Have you ever visited a monk's room? If you visit one, you will see a tea set. Or you may have seen many media images of monks drinking tea.
It seems that tea is related to Buddhism deeply.
First of all, tea makes the spirit fresh. Tea contains caffeine, which helps to combat fatigue. And, it helps to create a good circumstance when talking with a stranger.
But the most important reason is that having tea adds to one's inner resources. Though you are very hot, you will find yourself calmed by drinking it. We experience tranquility through tea.
Monk Lyo Kyung, manager at Simujang which sells Buddhist goods at Dongguk University, told a story which illustrates the effect of tea. A few years ago, she held Buddhism lectures for children. At first it was hard to control them. She tried many methods; however, they were in vain. Finally, she decided to hold a tea ceremony.
"During the ceremony, they were calm and stillness. They kept their composure the whole time."
Such composure was mentioned by the Buddha. He said that calmness (靜) could co-exist with activity (動). In other words, we understand calmness or activity as being relative. And he called "motion amid rest (靜中動)," perpetually unmoved in the mind while constantly moving with the world.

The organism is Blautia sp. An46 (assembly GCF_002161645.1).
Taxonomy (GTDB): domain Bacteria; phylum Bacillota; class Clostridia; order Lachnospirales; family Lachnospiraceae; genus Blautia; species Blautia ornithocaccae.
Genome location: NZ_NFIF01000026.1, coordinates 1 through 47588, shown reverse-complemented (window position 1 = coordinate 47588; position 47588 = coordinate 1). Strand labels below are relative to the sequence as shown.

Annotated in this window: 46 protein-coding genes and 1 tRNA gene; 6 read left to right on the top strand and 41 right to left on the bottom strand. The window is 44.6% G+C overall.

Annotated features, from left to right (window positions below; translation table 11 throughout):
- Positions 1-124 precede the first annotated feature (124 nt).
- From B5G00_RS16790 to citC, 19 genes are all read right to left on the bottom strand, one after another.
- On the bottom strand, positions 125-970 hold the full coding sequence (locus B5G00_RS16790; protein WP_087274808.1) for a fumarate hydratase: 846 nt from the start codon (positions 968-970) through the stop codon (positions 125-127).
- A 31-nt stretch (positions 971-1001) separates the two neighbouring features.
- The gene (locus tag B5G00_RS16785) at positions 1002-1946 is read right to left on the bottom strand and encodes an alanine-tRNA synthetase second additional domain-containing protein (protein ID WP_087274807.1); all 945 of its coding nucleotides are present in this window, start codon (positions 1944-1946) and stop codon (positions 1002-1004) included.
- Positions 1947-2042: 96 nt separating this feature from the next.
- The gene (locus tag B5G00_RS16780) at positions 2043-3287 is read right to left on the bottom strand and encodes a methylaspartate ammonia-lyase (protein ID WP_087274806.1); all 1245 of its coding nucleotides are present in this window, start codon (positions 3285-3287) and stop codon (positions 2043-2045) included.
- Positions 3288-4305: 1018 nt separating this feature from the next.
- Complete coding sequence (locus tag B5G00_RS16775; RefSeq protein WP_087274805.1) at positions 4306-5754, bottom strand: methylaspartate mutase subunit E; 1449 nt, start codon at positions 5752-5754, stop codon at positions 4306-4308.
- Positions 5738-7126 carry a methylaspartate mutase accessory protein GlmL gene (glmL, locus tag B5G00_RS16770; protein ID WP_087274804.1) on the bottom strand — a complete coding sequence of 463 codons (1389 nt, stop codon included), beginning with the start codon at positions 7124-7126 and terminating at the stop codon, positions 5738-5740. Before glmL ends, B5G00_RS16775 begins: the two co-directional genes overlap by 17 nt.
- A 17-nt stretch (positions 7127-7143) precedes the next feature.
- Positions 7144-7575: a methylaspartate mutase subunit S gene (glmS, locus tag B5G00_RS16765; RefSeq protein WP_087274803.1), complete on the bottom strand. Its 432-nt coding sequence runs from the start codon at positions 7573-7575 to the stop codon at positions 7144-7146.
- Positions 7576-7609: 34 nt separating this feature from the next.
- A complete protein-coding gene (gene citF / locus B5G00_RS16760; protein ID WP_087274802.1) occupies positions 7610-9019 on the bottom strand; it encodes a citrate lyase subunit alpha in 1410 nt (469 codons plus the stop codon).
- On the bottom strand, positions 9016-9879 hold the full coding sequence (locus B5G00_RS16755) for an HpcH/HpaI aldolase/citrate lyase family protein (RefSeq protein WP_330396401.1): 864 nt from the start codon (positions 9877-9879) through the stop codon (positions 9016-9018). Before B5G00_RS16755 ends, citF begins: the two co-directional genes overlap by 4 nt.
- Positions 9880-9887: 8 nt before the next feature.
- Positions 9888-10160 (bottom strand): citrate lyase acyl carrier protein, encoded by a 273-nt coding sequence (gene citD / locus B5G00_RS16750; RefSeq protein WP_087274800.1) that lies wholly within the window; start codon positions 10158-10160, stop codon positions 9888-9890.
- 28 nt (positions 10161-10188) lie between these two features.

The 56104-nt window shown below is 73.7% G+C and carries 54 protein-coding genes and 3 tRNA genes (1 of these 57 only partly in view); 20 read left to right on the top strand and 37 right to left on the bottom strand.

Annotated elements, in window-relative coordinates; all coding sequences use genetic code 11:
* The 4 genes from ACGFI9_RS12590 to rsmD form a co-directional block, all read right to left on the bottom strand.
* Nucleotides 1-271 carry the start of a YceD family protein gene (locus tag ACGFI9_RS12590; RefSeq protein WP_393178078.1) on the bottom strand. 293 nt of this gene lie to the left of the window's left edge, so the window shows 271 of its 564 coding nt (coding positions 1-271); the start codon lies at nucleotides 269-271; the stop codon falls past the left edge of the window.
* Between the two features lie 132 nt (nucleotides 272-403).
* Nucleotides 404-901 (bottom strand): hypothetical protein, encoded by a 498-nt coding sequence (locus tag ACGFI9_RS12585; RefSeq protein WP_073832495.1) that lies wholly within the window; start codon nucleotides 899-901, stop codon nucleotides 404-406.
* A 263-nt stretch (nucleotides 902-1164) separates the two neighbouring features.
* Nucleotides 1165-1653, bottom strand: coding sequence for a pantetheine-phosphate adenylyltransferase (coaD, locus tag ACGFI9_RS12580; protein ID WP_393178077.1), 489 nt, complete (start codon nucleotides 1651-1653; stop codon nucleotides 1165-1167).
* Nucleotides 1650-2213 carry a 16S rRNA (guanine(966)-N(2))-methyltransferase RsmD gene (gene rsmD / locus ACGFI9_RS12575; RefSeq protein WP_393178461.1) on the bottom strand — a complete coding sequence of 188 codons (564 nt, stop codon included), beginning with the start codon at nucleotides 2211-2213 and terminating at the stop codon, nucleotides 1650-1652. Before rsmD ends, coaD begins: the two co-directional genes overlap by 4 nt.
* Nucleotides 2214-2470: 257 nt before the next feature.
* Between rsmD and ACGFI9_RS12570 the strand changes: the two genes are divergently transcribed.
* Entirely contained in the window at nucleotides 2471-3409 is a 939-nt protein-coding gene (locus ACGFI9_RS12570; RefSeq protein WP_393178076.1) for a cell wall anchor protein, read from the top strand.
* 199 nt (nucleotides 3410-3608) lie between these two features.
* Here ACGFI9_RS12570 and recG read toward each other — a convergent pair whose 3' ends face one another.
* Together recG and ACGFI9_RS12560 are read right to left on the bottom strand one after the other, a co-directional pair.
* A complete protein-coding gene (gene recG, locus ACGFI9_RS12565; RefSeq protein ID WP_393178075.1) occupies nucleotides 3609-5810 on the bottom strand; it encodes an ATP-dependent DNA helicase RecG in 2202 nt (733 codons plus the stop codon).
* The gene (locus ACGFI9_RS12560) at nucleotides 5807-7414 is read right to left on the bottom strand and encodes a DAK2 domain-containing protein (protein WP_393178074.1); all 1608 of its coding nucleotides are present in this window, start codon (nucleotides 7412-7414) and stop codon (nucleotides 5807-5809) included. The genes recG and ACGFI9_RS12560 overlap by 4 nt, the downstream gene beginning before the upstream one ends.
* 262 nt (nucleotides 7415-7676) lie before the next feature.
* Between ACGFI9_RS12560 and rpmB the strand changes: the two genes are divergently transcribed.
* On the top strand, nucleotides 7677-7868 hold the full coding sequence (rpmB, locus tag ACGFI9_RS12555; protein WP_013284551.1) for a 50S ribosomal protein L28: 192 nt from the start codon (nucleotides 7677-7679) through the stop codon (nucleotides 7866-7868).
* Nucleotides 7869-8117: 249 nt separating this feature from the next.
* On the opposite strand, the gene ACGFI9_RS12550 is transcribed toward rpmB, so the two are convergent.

Nowadays many people, especially Koreans, live in a flurry of activity. They don't have any time for rest. People just exist in motion (動). If the activity is just for earning more money, we are missing many important things. The Buddha says to us: "Don't hurry up, take it easy."
We are always hearing about forms of "Well-being" in the media. Well-being is one of the most influential life-style. To live this style, many people meditate, do yoga, and enjoy tea. But before taking tea, why don't you think about the meaning of calmness (靜)?
Seo Yong-guen firstname.lastname@example.org
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